Prolific video essayist Kevin Lee has a new one up at the British Film Institute’s website, and this one’s a bit of a pot-stirrer. (The video’s not embeddable, so click here.) In “The essay film — some thoughts of discontent,” Lee questions the definition of the essay film itself, both as it was was original conceived — free-flowing, meditative, inward-looking — and as it’s currently applied, to supercuts and other less analytic forms.
The video essay itself is worth watching several times, and it’s paired with a text essay where Lee questions whether the essay film, whatever that might mean, has lived up to its potential, or whether it’s just one more flood of images in a world already bursting with them.
In this way, the essay film might realize a greater purpose than existing as a trendy label, or as cinema’s submission to high-toned and half-defined literary concepts. Instead, the essay film may serve as a springboard to launch into a vital investigation of knowledge, art and culture in the 21st century, including the question of what role cinema itself might play in this critical project: articulating discontent with its own place in the world.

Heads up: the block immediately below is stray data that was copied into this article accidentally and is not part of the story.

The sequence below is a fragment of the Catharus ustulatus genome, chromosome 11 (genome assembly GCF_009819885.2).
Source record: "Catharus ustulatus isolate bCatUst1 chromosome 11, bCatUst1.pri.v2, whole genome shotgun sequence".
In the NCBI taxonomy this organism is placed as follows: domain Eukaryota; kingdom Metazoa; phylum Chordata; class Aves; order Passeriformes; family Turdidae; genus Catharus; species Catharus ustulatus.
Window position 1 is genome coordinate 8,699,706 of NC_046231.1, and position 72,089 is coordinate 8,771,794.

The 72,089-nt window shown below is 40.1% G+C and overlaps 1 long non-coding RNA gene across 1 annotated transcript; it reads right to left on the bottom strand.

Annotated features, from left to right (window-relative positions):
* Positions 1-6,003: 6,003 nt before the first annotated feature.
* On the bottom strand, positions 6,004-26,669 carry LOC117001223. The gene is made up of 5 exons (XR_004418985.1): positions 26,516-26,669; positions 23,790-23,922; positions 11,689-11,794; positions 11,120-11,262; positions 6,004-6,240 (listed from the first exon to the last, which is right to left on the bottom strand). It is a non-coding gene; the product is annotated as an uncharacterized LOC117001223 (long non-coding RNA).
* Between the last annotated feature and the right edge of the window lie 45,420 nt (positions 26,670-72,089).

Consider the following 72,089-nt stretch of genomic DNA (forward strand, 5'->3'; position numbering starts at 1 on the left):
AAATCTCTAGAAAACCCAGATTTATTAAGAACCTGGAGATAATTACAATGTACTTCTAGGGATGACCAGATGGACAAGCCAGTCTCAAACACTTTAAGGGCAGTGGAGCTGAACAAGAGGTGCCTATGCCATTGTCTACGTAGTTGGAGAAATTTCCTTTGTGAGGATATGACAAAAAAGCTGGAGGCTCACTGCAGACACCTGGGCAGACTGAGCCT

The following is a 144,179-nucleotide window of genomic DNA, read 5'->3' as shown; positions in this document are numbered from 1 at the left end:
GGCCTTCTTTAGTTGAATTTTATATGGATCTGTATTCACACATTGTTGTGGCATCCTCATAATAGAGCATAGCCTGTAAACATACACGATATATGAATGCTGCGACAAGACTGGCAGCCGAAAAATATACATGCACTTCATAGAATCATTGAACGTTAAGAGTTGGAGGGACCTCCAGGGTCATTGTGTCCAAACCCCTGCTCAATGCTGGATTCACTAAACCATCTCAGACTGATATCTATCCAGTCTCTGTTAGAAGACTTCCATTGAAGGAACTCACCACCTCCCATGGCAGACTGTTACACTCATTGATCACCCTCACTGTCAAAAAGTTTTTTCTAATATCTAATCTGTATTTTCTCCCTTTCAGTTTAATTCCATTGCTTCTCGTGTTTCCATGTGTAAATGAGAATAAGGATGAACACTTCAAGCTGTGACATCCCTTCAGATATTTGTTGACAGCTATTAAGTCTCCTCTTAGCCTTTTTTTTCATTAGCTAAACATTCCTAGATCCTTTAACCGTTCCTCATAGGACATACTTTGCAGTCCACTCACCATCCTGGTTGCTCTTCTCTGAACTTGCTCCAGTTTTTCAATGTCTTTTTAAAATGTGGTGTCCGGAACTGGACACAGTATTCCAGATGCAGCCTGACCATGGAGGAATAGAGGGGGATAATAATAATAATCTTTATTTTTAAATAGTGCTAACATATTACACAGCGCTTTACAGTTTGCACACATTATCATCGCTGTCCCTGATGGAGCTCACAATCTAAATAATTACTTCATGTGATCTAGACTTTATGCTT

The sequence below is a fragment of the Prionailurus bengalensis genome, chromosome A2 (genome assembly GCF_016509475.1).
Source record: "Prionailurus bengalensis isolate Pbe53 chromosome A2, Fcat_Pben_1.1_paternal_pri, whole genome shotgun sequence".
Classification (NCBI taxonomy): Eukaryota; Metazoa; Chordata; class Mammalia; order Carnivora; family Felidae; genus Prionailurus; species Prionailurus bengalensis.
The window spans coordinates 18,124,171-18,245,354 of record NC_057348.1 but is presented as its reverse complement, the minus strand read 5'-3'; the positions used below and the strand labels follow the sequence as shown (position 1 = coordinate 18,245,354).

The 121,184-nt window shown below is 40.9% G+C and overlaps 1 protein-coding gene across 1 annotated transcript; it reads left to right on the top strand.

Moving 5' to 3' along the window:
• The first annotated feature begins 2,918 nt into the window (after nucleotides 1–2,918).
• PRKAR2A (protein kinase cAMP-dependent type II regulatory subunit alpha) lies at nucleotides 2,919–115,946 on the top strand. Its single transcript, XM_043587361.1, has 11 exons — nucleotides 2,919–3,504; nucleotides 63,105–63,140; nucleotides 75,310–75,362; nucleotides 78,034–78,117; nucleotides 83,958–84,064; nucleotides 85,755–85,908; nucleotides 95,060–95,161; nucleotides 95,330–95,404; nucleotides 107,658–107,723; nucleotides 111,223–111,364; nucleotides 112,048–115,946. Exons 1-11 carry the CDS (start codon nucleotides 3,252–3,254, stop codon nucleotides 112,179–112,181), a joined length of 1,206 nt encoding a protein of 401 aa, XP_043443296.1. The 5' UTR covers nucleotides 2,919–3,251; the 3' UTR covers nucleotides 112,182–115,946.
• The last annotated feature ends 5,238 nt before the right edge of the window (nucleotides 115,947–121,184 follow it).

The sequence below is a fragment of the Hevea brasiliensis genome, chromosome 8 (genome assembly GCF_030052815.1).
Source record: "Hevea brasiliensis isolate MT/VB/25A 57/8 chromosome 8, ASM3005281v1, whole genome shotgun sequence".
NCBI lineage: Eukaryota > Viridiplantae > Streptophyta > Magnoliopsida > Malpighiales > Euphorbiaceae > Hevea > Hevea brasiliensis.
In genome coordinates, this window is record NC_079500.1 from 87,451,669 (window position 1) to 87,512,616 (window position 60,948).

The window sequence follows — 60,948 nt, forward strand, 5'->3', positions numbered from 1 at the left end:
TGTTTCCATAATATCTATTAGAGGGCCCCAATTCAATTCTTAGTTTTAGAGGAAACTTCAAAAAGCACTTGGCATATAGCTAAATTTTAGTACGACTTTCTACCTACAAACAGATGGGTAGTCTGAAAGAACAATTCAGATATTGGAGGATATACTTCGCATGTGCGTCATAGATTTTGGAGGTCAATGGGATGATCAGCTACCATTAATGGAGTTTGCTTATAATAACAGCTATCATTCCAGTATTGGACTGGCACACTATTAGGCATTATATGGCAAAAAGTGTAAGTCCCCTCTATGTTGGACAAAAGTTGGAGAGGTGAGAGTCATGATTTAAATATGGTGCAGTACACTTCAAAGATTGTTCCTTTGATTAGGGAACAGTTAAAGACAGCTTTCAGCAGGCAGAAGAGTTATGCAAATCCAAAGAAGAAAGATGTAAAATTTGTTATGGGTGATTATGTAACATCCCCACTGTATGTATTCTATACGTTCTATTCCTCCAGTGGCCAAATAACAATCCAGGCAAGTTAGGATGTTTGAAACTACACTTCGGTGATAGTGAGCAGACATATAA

“The essayistic,” Lee quotes a member of the collective Otolith Group, “is dissatisfaction. It’s discontent.” There are several points in Lee’s essay — inspired, in part, by his recent trip to the Flaherty Seminar — at which I balk, but I prefer to let them sink in for a bit, and reapply them to the many classics of the form Lee quotes from. To make that easier, Criticwire has gathered links to every one of the film’s Lee cites in his credits, most of which are available in full online. Watch and enjoy.
A Valpariso (Joris Ivens, 1962)
A propos de Nice (Jean Vigo, 1930)
L’Amour Existe (Maurice Pialat, 1960)
A Diary for Timothy (Humphrey Jennings, 1945)
Fiorucci Made Me Hardcore (Mark Leckey, 1999)
F for Fake (Orson Welles, 1973)
Film not available online, but Welles’ 10-minute trailer, a masterpiece in its own right, is here:
Handsworth Songs (Black Audio Film Collective, 1987)
LBJ (Santiago Alvarez, 1968)
Letter to Jane (Groupe Dziga Vertov aka Jean-Luc Godard and Jean-Pierre Gorin, 1972)
Los Angeles Plays Itself (Thom Anderson, 2003)
Madrid (Patricio Guzman, 2002) — trailer
O saisons, o chateaux (Agnes Varda, 1968) — not available
Otolith I (Otolith Group, 2003)
10-minute excerpt here:
Rock My Religion (Dan Graham, 1984)
Sans Soleil (Chris Marker, 1983) — excerpt
79 Springtimes (Santiago Alvarez, 1969)
Slow Action (Ben Rivers, 2010) — excerpt
Toute la memoire du monde (Alain Resnais, 1956)
Train of Shadows (Jose Luis Guerin, 1997)